RISK MANAGEMENT: Leveraging power

By Chris03 December 2018

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When agencies like the Federal Motor Carrier Safety Administration (FMCSA) make changes to existing rules, or even when they propose new rules, they typically seek public comment so they can understand how the industry is reacting to certain aspects of a rule. Industry advocacy groups like the American Trucking Association (ATA) and the Specialized Carriers and Rigging Association (SC&RA) often act on behalf of industry members to bring attention to specific issues.

A good example

A good example of this important advocacy work was on display recently, when after soliciting input from its members during the public comment period, SC&RA provided critical feedback to FMCSA Administrator Raymond P. Martinez on FMCSA-2018-0248, the proposed rules relating to four specific aspects of the hours-of-service (HOS) for which FMCSA is considering changes. Those specific areas include:

  • Expanding the current 100 air-mile “short-haul” exemption from 12 hours on-duty to 14 hours on-duty, in order to be consistent with the rules for long-haul truck drivers;
  • Extending the current 14-hour on-duty limitation by up to two hours when a truck driver encounters adverse driving conditions;
  • Revising the current mandatory 30-minute break for truck drivers after 8-hours of continuous driving; and
  • Reinstating the option for splitting up the required 10-hour off-duty rest break for drivers operating trucks that are equipped with a sleeper-berth compartment.

On behalf of SC&RA members, and the industry at large, the Association expressed their support for modifications to each of these four specific aspects of the proposed rule. SC&RA indicated that they also support H.R. 5417, a bill to direct the Secretary of Transportation to issue or revise regulations enhancing flexibility in hours of service requirements.

SC&RA, which continues to emphasize that the specialized transportation and crane and rigging industry is committed to a high level of safety, wrote that “based on the positive safety performance of SC&RA membership and corresponding insurance data, we believe modifications made to allow for additional flexibility in specific aspects of HOS regulations will continue to result in safer roads and workplaces.”

The four recommendations SC&RA made were as follows: Short-haul operations: SC&RA strongly urges FMCSA to expand the current 100 air-mile “short-haul” exemption from 12 hours on-duty to 14 hours on-duty.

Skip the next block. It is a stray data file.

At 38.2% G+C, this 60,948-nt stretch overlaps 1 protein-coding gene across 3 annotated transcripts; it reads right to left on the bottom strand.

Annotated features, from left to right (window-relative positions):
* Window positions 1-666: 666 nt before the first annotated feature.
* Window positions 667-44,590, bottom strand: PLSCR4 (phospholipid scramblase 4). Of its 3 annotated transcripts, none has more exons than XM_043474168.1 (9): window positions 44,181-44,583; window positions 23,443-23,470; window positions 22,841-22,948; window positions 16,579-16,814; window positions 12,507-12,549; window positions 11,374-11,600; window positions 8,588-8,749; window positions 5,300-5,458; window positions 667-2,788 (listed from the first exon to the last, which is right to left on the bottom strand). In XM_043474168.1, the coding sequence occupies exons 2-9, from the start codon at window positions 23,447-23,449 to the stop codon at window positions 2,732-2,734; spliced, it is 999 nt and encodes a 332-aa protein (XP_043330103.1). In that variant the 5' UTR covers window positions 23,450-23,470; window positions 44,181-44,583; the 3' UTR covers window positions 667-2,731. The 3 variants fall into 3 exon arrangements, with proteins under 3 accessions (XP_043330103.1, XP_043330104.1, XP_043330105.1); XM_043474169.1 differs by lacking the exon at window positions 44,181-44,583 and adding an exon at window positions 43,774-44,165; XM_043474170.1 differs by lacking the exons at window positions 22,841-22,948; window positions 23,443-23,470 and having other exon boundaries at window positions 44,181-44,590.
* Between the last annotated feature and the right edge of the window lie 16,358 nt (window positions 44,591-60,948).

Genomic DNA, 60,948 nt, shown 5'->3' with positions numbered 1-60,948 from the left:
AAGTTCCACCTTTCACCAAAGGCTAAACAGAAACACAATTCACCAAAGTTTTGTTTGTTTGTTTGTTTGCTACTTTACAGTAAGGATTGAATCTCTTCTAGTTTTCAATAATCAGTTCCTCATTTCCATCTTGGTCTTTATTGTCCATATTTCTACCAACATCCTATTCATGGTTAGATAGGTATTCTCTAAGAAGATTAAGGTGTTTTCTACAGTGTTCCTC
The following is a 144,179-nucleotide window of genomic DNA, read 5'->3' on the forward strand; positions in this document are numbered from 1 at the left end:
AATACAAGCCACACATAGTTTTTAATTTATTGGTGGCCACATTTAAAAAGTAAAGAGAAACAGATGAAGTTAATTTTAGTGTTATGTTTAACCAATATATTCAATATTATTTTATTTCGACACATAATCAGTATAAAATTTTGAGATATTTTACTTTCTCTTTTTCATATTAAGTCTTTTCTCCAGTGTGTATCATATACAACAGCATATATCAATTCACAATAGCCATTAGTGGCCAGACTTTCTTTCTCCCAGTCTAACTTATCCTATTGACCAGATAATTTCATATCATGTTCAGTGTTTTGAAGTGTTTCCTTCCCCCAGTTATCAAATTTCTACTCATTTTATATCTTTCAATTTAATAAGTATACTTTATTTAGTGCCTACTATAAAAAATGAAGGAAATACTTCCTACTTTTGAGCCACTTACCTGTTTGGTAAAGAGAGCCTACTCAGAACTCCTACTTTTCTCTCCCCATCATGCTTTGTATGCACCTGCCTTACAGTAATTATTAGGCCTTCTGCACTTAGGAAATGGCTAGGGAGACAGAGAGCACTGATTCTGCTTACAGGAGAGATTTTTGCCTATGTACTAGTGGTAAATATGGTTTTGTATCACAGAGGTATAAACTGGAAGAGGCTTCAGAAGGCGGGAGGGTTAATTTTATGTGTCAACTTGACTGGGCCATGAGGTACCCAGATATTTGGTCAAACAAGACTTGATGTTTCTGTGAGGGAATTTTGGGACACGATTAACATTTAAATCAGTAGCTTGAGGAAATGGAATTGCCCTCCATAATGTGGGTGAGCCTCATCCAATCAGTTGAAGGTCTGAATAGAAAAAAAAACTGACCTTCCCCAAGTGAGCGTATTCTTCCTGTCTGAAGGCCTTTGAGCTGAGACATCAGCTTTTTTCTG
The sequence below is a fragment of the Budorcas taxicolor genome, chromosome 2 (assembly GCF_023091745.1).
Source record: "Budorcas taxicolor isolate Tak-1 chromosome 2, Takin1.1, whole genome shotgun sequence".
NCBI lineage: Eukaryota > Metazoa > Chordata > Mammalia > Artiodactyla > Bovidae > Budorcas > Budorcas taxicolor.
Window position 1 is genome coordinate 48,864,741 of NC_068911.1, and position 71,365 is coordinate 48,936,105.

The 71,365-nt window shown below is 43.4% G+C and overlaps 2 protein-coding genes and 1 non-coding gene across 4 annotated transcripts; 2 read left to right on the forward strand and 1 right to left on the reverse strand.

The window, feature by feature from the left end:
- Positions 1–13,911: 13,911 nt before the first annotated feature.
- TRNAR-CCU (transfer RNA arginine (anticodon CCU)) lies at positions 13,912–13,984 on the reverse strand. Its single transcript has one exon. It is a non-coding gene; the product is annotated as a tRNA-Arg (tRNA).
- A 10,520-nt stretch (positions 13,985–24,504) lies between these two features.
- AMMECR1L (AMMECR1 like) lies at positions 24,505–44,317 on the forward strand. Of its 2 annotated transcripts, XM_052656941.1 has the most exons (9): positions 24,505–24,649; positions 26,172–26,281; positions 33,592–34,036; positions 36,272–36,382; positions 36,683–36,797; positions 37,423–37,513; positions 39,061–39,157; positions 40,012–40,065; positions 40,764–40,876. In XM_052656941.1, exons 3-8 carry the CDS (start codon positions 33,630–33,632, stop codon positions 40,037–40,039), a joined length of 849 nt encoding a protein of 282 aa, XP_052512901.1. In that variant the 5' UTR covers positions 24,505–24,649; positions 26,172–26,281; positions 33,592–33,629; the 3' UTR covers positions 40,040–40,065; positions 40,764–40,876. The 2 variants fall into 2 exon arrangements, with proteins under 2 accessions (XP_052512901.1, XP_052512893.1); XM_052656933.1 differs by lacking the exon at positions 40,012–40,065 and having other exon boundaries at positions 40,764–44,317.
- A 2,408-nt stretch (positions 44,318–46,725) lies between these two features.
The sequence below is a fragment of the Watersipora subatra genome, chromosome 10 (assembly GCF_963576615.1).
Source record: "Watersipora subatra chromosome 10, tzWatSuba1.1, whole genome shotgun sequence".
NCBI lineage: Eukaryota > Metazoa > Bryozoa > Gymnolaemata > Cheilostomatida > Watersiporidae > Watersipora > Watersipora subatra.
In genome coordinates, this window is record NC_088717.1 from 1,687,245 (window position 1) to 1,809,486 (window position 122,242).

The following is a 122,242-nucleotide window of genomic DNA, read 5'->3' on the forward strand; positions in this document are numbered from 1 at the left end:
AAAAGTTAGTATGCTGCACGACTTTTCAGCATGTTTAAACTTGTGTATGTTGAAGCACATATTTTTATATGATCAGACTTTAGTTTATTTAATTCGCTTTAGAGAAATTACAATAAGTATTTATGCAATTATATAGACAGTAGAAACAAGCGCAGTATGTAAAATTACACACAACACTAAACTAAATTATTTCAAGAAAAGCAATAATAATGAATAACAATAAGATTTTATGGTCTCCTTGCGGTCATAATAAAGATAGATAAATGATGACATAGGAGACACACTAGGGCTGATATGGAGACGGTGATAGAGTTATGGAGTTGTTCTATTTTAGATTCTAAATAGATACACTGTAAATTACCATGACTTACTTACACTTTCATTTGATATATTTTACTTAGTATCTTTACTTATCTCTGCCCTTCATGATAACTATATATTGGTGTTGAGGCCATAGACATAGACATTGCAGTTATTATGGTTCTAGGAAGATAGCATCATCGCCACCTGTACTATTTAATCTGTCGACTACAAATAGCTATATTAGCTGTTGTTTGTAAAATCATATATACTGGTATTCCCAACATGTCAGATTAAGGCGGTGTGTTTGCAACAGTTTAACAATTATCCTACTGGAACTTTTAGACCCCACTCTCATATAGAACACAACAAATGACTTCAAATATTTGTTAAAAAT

Adverse driving conditions: SC&RA strongly urges FMCSA to extend the current 14-hour on-duty limitation by up to two hours when a truck driver encounters adverse driving conditions.

30-minute break: SC&RA strongly urges FMCSA to eliminate the 30-minute rest break for reasons similar to those laid out in the SC&RA’s original request for exemption from the 30-minute rest break dated October 17, 2014. This request for exemption was granted and has since been extended.

Split-sleeper berth: SC&RA strongly urges FMCSA to reinstate the option for splitting up the required 10-hour off-duty rest break for drivers operating trucks that are equipped with a sleeper-berth compartment.

The reason the work that groups like SC&RA are doing on behalf of the industry is so important is because it amplifies the voices of individual industry members. Simply put: there is power in numbers.

It’s also important to note that the near-99 percent implementation of electronic logging devices (ELDs) has brought faster focus to regulations such as HOS – specifically those regulations impacting select trucking sectors. Narrowing in on precise issues that are impacting all drivers, or even certain industry sectors, opens up the opportunity to potentially change rulings at a faster rate with recent data (such as the data that SC&RA has presented) that can be used to support these requests.

Make your voice heard

Remaining educated on what changes are being proposed, as well as making your voice heard whenever possible, through individual action or through advocacy groups, are two of the most important things you can do to get ready for 2019.

As always, feel free to contact me, or any member of the risk management team at NBIS, to learn about HOS, advocacy, or safety. Call 877.860.RMSS or visit us online at www.nbis.com

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